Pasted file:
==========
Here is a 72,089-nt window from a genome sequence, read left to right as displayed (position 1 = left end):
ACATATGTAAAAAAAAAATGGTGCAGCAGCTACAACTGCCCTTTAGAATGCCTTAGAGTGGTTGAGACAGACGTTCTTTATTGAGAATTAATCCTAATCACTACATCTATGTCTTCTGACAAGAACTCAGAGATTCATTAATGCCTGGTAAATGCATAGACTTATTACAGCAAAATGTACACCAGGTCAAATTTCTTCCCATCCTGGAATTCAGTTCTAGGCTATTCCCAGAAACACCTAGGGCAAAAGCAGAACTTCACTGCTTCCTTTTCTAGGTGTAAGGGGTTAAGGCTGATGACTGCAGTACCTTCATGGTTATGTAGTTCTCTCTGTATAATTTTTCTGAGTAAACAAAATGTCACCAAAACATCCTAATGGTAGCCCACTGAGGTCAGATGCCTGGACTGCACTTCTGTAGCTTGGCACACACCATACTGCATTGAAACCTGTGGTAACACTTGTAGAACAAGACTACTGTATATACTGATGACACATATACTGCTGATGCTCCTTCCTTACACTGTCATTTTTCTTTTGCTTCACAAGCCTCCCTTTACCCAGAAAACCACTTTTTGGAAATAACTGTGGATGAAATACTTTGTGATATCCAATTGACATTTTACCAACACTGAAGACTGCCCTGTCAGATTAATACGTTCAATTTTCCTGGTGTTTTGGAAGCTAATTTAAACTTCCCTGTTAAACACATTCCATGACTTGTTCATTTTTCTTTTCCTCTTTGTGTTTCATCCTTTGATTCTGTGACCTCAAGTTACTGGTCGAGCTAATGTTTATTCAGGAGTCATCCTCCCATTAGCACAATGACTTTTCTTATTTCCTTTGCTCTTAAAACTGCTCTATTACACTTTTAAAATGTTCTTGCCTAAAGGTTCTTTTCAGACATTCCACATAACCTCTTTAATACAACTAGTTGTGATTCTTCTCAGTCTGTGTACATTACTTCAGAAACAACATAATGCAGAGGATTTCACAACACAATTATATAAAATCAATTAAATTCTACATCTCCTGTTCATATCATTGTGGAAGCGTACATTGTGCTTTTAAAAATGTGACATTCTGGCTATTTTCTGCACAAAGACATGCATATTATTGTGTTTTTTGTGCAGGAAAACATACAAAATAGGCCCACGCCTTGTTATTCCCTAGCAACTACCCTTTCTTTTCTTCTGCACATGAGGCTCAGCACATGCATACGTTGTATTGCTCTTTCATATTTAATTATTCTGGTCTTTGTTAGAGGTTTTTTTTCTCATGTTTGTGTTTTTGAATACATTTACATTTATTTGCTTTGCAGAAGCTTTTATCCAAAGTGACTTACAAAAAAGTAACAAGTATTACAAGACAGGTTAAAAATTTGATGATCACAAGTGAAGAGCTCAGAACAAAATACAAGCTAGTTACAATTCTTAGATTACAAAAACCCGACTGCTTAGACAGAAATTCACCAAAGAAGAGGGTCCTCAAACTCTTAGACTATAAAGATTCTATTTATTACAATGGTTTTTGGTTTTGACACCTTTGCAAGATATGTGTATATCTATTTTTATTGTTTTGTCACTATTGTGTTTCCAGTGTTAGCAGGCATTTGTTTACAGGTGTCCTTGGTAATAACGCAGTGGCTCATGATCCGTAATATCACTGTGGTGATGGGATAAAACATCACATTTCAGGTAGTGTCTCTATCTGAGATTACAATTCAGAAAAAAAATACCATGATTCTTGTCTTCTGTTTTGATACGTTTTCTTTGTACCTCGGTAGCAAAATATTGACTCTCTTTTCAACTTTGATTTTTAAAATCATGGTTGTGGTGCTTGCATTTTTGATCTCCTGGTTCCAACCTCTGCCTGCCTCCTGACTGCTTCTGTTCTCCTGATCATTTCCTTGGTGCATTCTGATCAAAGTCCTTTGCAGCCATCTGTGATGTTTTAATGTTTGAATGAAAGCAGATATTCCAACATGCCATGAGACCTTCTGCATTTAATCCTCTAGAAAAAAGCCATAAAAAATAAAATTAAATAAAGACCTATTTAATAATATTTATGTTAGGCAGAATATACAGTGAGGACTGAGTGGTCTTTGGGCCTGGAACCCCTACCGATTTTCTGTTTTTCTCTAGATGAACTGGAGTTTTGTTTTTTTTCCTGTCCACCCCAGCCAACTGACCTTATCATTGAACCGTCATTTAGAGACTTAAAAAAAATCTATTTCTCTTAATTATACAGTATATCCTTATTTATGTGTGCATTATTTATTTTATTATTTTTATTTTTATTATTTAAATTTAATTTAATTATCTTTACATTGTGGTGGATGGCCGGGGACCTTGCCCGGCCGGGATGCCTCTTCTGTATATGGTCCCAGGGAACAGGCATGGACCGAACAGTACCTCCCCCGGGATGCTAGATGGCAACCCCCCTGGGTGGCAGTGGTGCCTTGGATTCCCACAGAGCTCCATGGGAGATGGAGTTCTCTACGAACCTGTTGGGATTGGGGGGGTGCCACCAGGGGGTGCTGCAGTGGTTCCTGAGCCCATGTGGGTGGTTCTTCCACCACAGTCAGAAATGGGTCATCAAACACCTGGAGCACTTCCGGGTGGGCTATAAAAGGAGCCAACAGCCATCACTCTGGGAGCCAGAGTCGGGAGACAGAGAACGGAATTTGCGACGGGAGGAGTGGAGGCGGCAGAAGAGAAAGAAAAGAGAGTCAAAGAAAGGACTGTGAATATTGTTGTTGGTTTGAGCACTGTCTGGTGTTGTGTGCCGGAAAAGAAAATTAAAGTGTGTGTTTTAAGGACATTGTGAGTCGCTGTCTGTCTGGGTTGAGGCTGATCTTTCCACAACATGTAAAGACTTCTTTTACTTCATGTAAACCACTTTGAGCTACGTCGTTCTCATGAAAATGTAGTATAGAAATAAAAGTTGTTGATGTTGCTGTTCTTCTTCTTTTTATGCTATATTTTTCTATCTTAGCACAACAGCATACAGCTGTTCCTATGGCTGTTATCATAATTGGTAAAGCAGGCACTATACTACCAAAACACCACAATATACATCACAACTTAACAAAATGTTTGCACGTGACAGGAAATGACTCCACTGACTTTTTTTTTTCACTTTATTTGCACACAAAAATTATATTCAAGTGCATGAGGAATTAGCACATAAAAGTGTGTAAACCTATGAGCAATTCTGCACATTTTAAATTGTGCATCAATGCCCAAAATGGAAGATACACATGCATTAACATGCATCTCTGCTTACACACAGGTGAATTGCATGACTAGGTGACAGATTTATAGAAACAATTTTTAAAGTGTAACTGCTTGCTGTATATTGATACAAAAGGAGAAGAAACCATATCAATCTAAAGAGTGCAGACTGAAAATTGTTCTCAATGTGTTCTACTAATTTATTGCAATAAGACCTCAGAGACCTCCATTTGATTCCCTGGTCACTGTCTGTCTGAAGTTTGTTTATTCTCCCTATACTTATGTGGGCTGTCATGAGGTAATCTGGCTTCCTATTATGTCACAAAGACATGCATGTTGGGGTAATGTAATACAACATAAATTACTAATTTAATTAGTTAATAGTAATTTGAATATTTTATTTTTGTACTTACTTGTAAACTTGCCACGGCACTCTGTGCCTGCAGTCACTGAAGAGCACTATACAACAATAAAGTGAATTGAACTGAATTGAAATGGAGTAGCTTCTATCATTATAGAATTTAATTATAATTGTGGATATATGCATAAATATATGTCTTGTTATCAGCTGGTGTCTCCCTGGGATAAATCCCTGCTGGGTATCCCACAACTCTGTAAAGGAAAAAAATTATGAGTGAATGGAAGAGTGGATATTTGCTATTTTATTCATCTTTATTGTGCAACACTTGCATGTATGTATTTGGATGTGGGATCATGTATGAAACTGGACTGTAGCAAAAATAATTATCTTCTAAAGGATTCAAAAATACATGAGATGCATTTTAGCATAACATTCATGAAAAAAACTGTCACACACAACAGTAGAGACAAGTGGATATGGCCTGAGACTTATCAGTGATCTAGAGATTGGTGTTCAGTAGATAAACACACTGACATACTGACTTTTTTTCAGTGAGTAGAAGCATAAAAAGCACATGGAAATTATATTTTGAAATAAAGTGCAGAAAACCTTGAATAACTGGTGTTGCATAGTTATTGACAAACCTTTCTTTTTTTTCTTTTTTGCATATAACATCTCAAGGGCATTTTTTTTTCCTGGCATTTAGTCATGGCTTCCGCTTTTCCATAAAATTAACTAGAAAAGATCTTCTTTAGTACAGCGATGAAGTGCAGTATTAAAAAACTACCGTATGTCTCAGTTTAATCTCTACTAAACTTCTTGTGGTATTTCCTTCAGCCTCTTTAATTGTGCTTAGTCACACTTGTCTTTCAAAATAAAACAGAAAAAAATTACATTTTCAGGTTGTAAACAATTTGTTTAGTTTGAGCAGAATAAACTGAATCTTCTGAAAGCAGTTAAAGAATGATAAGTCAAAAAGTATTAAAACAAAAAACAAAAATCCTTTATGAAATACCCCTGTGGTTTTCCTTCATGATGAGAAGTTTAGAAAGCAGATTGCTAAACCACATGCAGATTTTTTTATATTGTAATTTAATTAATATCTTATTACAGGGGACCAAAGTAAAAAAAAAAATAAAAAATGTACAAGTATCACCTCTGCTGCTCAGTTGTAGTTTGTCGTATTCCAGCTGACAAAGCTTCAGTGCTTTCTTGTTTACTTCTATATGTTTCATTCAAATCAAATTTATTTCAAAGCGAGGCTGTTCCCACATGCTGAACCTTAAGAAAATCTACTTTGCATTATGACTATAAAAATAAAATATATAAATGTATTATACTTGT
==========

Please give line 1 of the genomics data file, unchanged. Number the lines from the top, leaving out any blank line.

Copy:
Here is a 72,089-nt window from a genome sequence, read left to right as displayed (position 1 = left end):